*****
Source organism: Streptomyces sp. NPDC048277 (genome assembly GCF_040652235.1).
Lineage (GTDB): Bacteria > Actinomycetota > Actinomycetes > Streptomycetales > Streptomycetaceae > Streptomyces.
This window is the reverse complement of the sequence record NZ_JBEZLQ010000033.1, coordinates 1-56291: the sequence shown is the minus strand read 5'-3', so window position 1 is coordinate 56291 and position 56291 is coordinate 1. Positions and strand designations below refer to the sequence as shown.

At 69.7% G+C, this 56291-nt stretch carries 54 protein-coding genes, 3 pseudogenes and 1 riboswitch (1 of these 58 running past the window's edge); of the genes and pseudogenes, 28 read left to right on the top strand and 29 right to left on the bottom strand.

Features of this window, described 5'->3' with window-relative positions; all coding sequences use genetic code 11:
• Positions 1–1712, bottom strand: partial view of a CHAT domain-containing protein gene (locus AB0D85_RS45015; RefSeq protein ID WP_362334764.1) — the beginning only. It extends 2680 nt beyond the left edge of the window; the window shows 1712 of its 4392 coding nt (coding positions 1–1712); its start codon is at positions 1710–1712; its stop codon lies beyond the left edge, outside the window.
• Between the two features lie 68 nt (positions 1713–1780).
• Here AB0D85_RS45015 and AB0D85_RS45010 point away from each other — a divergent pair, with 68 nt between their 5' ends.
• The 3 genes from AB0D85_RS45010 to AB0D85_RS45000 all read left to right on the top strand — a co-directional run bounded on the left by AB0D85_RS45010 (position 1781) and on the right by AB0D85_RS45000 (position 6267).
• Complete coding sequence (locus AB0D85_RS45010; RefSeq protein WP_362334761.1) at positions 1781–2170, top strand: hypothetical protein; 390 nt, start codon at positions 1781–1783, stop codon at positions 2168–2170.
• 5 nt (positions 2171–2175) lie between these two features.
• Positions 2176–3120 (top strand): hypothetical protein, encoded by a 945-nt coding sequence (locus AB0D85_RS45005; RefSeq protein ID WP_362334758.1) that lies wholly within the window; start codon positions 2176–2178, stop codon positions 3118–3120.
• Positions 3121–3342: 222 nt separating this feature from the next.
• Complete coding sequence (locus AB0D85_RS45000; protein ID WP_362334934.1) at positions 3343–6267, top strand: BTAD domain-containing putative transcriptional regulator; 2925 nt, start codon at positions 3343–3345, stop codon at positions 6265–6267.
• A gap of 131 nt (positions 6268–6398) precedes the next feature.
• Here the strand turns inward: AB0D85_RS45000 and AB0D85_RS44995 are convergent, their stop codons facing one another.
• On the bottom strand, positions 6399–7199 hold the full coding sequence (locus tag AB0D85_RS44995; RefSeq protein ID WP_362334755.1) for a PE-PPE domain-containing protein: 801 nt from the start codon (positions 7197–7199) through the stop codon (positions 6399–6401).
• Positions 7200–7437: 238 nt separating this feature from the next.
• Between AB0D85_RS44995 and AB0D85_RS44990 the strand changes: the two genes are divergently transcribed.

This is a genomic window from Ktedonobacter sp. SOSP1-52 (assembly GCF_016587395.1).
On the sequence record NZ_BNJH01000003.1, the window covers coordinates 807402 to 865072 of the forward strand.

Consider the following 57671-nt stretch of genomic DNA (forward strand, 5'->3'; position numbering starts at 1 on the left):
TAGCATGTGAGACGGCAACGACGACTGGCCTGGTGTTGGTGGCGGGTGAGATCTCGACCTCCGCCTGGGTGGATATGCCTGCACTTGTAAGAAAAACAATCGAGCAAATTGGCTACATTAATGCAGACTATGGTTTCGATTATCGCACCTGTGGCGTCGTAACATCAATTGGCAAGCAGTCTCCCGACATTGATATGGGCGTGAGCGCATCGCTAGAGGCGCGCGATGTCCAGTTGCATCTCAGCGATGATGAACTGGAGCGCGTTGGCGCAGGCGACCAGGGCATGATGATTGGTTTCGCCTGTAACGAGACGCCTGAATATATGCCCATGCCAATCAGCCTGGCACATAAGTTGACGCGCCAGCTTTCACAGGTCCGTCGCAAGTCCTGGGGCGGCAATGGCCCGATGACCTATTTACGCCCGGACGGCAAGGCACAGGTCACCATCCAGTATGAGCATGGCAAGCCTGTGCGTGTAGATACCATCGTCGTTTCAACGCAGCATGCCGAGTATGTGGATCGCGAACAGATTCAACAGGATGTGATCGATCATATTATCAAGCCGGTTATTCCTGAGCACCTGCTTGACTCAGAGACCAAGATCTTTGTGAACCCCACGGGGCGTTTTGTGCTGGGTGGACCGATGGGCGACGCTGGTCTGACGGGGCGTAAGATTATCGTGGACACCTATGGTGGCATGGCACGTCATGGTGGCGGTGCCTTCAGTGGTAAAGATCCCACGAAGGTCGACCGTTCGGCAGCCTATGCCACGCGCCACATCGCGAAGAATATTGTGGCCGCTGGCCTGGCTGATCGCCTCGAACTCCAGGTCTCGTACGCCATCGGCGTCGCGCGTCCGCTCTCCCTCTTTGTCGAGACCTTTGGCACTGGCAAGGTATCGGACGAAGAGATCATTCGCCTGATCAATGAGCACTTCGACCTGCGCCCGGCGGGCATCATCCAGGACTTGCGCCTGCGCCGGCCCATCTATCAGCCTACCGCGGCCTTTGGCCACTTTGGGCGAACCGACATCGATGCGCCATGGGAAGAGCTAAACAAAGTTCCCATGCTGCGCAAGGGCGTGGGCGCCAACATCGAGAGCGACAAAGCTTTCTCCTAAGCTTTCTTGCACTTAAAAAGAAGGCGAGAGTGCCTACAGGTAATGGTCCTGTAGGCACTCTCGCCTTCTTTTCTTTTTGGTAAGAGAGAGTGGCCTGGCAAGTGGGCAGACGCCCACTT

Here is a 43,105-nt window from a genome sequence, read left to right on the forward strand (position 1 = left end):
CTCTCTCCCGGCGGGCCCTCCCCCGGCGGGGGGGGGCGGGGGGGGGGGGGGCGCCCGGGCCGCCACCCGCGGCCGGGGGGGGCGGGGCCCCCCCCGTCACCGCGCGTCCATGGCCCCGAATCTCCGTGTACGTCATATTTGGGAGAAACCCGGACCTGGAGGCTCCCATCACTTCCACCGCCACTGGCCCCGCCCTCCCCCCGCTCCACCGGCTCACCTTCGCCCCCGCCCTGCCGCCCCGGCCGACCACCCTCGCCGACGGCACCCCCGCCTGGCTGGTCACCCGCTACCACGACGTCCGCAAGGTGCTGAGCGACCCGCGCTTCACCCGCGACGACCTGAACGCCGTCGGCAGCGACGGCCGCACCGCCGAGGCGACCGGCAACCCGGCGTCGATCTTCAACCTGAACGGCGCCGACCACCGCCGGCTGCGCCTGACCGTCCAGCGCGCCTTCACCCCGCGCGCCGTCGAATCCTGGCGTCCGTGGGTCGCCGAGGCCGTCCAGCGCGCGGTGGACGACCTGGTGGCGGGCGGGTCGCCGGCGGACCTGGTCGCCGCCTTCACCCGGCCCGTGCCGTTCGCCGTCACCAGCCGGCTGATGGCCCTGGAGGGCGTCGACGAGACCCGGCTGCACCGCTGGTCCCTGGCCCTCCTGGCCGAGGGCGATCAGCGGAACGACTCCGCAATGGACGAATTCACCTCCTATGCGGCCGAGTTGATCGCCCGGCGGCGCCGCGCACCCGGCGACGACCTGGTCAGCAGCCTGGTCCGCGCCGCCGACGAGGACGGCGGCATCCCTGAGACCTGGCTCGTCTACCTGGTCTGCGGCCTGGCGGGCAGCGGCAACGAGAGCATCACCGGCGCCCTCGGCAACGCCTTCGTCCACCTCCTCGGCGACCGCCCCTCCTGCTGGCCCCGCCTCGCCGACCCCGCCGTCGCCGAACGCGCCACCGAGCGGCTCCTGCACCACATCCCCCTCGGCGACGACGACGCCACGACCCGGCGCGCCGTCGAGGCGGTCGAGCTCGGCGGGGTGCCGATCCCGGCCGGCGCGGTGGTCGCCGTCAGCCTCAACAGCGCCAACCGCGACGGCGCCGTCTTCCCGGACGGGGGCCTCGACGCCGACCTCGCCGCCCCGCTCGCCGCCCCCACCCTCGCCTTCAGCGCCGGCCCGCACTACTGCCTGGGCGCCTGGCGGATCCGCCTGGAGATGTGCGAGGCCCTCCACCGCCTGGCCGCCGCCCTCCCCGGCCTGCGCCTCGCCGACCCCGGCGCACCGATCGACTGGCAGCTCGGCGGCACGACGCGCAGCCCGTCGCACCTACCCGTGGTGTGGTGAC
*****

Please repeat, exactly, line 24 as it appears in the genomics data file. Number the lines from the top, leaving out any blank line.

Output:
Here is a 43,105-nt window from a genome sequence, read left to right on the forward strand (position 1 = left end):